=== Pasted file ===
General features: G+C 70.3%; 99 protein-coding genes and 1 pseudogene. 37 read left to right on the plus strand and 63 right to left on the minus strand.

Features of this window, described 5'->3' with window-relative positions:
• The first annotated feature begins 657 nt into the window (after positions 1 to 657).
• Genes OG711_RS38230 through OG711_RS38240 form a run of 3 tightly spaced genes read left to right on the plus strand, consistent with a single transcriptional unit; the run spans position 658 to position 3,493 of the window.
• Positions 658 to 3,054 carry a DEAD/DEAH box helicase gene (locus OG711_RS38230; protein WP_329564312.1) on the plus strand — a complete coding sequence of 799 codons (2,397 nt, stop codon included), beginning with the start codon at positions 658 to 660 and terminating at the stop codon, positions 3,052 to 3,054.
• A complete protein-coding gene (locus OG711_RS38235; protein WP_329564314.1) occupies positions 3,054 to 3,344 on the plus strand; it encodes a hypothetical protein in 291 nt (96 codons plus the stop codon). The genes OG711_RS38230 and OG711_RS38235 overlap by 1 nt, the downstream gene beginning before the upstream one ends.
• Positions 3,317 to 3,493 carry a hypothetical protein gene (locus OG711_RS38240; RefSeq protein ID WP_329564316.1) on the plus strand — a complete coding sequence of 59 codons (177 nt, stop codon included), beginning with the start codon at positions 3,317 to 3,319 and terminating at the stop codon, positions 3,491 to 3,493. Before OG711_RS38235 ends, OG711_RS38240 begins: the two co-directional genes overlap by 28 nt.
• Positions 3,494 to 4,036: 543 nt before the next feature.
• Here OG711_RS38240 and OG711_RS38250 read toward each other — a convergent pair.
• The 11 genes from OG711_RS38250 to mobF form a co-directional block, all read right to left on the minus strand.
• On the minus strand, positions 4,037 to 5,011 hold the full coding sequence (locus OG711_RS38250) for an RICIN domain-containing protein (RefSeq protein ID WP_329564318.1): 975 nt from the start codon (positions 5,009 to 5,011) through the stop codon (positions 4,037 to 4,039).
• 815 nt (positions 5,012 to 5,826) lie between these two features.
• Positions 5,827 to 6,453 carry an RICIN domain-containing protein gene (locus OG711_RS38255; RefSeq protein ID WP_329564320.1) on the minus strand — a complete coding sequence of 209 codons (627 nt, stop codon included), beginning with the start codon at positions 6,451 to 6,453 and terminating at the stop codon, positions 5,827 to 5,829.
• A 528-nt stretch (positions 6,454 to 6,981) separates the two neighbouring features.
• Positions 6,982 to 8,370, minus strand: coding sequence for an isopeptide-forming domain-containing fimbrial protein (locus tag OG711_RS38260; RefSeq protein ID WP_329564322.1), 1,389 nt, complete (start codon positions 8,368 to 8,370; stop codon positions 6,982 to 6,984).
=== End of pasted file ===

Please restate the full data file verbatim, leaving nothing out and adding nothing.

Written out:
General features: G+C 70.3%; 99 protein-coding genes and 1 pseudogene. 37 read left to right on the plus strand and 63 right to left on the minus strand.

Features of this window, described 5'->3' with window-relative positions:
• The first annotated feature begins 657 nt into the window (after positions 1 to 657).
• Genes OG711_RS38230 through OG711_RS38240 form a run of 3 tightly spaced genes read left to right on the plus strand, consistent with a single transcriptional unit; the run spans position 658 to position 3,493 of the window.
• Positions 658 to 3,054 carry a DEAD/DEAH box helicase gene (locus OG711_RS38230; protein WP_329564312.1) on the plus strand — a complete coding sequence of 799 codons (2,397 nt, stop codon included), beginning with the start codon at positions 658 to 660 and terminating at the stop codon, positions 3,052 to 3,054.
• A complete protein-coding gene (locus OG711_RS38235; protein WP_329564314.1) occupies positions 3,054 to 3,344 on the plus strand; it encodes a hypothetical protein in 291 nt (96 codons plus the stop codon). The genes OG711_RS38230 and OG711_RS38235 overlap by 1 nt, the downstream gene beginning before the upstream one ends.
• Positions 3,317 to 3,493 carry a hypothetical protein gene (locus OG711_RS38240; RefSeq protein ID WP_329564316.1) on the plus strand — a complete coding sequence of 59 codons (177 nt, stop codon included), beginning with the start codon at positions 3,317 to 3,319 and terminating at the stop codon, positions 3,491 to 3,493. Before OG711_RS38235 ends, OG711_RS38240 begins: the two co-directional genes overlap by 28 nt.
• Positions 3,494 to 4,036: 543 nt before the next feature.
• Here OG711_RS38240 and OG711_RS38250 read toward each other — a convergent pair.
• The 11 genes from OG711_RS38250 to mobF form a co-directional block, all read right to left on the minus strand.
• On the minus strand, positions 4,037 to 5,011 hold the full coding sequence (locus OG711_RS38250) for an RICIN domain-containing protein (RefSeq protein ID WP_329564318.1): 975 nt from the start codon (positions 5,009 to 5,011) through the stop codon (positions 4,037 to 4,039).
• 815 nt (positions 5,012 to 5,826) lie between these two features.
• Positions 5,827 to 6,453 carry an RICIN domain-containing protein gene (locus OG711_RS38255; RefSeq protein ID WP_329564320.1) on the minus strand — a complete coding sequence of 209 codons (627 nt, stop codon included), beginning with the start codon at positions 6,451 to 6,453 and terminating at the stop codon, positions 5,827 to 5,829.
• A 528-nt stretch (positions 6,454 to 6,981) separates the two neighbouring features.
• Positions 6,982 to 8,370, minus strand: coding sequence for an isopeptide-forming domain-containing fimbrial protein (locus tag OG711_RS38260; RefSeq protein ID WP_329564322.1), 1,389 nt, complete (start codon positions 8,368 to 8,370; stop codon positions 6,982 to 6,984).